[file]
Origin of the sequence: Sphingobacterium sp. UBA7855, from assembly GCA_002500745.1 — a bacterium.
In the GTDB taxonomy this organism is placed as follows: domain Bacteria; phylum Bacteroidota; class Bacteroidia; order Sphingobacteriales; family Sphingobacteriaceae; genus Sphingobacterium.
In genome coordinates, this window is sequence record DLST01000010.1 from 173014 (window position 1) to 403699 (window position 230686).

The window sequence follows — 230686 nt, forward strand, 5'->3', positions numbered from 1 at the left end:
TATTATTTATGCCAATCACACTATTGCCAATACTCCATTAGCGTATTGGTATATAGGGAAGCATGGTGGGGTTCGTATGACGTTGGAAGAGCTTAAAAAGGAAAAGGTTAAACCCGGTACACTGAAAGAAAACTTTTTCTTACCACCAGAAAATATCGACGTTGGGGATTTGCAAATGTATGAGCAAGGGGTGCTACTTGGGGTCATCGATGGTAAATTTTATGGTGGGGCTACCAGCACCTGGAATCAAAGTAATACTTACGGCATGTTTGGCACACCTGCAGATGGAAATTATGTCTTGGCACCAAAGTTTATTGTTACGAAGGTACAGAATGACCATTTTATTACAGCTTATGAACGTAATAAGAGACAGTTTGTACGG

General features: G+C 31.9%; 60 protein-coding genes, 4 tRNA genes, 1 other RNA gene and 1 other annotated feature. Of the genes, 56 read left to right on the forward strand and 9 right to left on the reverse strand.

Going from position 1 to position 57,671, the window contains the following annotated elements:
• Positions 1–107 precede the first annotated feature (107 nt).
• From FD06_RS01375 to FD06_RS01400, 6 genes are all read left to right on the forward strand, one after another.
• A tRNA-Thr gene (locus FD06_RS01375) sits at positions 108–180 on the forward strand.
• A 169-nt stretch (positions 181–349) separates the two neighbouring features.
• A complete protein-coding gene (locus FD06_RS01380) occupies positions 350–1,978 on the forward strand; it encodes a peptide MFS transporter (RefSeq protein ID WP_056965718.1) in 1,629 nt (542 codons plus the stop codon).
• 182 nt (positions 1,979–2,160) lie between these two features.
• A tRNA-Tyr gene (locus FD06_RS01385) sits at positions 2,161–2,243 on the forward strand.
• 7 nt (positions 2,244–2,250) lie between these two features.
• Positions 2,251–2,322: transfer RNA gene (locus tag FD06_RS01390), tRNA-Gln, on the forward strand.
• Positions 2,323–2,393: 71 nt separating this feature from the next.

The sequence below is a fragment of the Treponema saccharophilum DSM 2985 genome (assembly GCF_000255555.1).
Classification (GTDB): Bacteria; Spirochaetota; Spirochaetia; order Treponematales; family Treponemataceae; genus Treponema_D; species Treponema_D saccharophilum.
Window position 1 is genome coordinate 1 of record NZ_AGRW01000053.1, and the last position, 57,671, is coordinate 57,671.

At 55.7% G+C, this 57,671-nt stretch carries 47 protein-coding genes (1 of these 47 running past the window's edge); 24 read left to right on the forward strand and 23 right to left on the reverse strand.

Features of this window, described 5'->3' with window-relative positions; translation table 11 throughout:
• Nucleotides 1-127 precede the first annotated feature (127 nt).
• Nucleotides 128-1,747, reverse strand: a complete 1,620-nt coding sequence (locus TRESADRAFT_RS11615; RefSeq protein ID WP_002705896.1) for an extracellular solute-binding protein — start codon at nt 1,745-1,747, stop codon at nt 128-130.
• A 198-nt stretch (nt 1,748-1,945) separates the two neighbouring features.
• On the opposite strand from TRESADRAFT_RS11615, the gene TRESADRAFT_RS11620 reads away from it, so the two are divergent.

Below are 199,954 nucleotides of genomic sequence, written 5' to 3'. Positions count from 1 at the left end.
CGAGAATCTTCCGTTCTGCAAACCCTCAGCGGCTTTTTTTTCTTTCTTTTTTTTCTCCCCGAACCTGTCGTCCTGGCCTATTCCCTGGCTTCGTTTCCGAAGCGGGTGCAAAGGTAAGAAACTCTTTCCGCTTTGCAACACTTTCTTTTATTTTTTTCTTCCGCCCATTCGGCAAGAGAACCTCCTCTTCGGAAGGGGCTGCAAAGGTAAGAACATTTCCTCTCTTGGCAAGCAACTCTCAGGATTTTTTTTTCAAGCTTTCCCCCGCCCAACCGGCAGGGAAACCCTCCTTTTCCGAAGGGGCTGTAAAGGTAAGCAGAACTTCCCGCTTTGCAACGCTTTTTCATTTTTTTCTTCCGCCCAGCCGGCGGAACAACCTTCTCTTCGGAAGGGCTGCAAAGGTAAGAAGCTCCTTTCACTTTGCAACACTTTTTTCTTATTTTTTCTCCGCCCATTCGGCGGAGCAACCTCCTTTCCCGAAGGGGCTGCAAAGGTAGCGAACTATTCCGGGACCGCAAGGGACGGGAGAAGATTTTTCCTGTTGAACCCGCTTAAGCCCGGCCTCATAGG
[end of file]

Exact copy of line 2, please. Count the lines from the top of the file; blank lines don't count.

In the GTDB taxonomy this organism is placed as follows: domain Bacteria; phylum Bacteroidota; class Bacteroidia; order Sphingobacteriales; family Sphingobacteriaceae; genus Sphingobacterium.